The Public Health Law Center (the Center), at the Mitchell Hamline School of Law, is seeking nominations and applications for its next Executive Director. Founded in 2000, the Center’s mission is to promote public health through the power of law and policy. The Center provides legal research and other legal policy support to local, state, and Tribal health departments, the Centers for Disease Control and Prevention, health advocacy organizations, government attorneys, community coalitions, and others working on public health policy. The Center’s work is rooted in the collective belief that everyone deserves to be healthy. The Center strives to empower its partners to reduce and eliminate the usage of commercial tobacco, promote healthy food systems, support physical activity, and address other causes of chronic disease. Current and past partners in this work include Tribal health leaders, federal agencies, national health advocacy organizations, local and state governments, researchers, and major foundations.
Following the remarkable tenure of founding Executive Director Doug Blanke, JD, the next Executive Director will have a unique opportunity to advance the work of the Center. With a staff of 35, the Center is poised for a significant period of growth. While the Center is physically based in Saint Paul, Minnesota, the Executive Director will be able to perform their duties remotely within the continental United States. The next Executive Director will be joining a fiscally sound organization with reliable funding relationships and a deeply credible reputation across the field of public health law and policy.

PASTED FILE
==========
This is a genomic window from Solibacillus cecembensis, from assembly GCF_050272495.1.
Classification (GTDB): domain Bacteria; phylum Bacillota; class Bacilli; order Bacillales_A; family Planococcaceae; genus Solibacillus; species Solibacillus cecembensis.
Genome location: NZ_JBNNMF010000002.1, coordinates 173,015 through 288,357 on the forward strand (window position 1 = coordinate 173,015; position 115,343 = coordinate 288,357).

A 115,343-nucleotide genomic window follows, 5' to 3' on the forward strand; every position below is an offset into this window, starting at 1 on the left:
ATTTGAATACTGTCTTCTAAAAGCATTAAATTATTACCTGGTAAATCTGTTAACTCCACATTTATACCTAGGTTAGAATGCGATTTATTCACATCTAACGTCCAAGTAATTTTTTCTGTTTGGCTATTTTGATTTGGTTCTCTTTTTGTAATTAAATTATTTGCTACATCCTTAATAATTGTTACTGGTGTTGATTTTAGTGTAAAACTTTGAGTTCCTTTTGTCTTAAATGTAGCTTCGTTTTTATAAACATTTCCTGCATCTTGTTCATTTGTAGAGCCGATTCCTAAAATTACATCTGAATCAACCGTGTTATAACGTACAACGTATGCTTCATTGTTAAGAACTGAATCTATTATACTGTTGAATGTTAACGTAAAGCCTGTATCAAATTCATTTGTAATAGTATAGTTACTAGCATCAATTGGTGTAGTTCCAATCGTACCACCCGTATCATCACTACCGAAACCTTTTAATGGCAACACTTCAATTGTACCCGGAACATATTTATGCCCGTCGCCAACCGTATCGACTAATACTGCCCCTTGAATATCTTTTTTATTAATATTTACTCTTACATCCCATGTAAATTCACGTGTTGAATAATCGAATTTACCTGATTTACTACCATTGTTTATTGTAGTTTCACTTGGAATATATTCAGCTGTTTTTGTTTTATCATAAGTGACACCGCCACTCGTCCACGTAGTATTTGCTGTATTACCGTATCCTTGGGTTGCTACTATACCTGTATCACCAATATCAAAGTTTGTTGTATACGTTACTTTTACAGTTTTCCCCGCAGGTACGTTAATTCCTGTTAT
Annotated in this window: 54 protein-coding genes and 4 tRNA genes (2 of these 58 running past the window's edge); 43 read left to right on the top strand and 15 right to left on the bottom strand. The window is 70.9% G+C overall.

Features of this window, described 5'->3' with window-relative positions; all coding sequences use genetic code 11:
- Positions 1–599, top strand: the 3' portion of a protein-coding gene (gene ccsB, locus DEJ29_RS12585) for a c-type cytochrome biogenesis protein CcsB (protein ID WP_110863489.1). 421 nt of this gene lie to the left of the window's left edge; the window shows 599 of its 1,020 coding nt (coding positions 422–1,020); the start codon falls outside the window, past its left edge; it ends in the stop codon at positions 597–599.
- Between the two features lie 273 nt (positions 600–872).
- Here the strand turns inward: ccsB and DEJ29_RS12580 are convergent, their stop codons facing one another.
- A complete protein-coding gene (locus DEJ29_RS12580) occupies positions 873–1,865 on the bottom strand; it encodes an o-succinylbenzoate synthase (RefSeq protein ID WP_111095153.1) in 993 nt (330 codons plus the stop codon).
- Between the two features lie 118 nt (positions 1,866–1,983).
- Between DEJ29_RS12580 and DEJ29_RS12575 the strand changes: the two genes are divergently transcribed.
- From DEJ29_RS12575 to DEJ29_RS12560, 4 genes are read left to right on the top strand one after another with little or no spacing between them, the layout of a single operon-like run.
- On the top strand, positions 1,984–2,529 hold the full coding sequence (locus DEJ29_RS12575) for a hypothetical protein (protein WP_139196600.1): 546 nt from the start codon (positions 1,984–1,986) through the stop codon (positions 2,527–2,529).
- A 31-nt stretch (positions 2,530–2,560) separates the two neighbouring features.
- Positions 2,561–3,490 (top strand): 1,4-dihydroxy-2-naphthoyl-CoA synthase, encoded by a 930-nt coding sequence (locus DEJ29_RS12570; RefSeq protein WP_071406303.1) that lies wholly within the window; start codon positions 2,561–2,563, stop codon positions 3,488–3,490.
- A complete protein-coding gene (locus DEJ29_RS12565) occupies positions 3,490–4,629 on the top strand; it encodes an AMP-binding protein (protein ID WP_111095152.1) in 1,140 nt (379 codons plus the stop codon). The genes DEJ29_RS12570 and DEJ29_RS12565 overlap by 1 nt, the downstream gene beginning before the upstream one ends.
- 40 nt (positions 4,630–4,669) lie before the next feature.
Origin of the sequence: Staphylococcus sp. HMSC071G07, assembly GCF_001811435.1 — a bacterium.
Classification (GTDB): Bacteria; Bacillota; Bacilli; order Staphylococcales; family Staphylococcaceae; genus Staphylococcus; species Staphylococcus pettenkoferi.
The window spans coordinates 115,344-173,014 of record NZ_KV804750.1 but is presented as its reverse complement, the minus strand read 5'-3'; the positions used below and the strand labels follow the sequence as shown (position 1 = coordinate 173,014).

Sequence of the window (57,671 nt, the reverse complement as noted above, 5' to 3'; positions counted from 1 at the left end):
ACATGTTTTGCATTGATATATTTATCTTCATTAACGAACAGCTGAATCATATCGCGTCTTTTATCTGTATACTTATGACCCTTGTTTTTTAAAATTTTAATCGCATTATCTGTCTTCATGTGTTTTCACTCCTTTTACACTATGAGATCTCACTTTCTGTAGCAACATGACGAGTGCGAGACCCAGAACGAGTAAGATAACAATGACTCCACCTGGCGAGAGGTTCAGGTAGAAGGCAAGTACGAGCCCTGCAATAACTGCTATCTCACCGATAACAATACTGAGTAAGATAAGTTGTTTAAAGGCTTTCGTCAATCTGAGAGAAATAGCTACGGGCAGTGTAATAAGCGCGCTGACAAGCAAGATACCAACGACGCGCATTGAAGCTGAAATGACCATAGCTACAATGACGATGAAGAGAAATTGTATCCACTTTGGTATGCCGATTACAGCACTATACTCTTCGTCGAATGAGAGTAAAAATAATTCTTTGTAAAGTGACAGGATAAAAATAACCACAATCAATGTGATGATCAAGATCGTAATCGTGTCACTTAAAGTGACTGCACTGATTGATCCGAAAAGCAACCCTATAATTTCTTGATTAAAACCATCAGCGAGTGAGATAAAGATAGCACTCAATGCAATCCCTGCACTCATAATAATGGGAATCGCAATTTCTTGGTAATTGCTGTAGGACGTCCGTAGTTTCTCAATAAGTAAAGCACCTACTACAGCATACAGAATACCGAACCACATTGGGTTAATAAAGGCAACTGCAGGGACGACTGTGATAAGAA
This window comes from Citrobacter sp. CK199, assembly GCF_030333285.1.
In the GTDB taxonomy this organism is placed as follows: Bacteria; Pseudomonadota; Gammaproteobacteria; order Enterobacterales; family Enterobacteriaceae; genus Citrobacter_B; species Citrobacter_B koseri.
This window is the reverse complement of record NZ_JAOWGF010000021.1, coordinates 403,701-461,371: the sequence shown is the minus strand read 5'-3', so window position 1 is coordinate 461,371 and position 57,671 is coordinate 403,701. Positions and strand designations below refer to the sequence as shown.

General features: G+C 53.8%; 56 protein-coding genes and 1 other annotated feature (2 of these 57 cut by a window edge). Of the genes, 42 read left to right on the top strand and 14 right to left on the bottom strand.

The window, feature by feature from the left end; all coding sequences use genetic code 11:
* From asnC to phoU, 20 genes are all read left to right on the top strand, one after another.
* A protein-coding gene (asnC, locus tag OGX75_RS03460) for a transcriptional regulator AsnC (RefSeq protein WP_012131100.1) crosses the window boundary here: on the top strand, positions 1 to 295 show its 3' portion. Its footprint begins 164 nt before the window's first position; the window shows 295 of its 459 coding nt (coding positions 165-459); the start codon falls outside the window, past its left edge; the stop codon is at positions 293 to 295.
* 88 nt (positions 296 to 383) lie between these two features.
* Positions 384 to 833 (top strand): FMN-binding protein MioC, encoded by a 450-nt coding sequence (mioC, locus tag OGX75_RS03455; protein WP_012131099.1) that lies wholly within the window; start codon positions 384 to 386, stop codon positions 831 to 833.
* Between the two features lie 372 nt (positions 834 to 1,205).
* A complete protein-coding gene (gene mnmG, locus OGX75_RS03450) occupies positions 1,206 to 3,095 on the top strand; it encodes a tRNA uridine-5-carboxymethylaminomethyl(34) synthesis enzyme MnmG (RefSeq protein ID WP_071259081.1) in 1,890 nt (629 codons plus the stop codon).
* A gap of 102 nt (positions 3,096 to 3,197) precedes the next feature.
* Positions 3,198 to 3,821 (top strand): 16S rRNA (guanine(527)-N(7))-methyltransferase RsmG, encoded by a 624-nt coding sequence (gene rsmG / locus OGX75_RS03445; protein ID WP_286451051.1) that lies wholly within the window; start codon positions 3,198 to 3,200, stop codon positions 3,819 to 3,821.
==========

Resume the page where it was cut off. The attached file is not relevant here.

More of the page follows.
The Public Health Law Center (the Center) was founded in 2000 with an initial grant funded by Minnesota’s landmark 1998 tobacco settlement. Founding Executive Director Doug Blanke, JD, a former Assistant Attorney General for the State of Minnesota, has grown the Center from a one-person law and policy think tank on commercial tobacco control issues to become a national organization of approximately 35 public health attorneys, policy analysts, and support staff that help community leaders strengthen public health laws and health equity.
The Commercial Tobacco Control Program continues to be the largest programmatic area of the Center, including state-level implementation contracts in California, Minnesota, and soon New York; a Federal Regulations program that seeks to influence policy at agencies like the U.S. Food and Drug Administration (FDA) and the Centers for Disease Control and Prevention (CDC); and a national program that offers technical assistance to partners from state, local, and Tribal health and advocacy organizations around the country.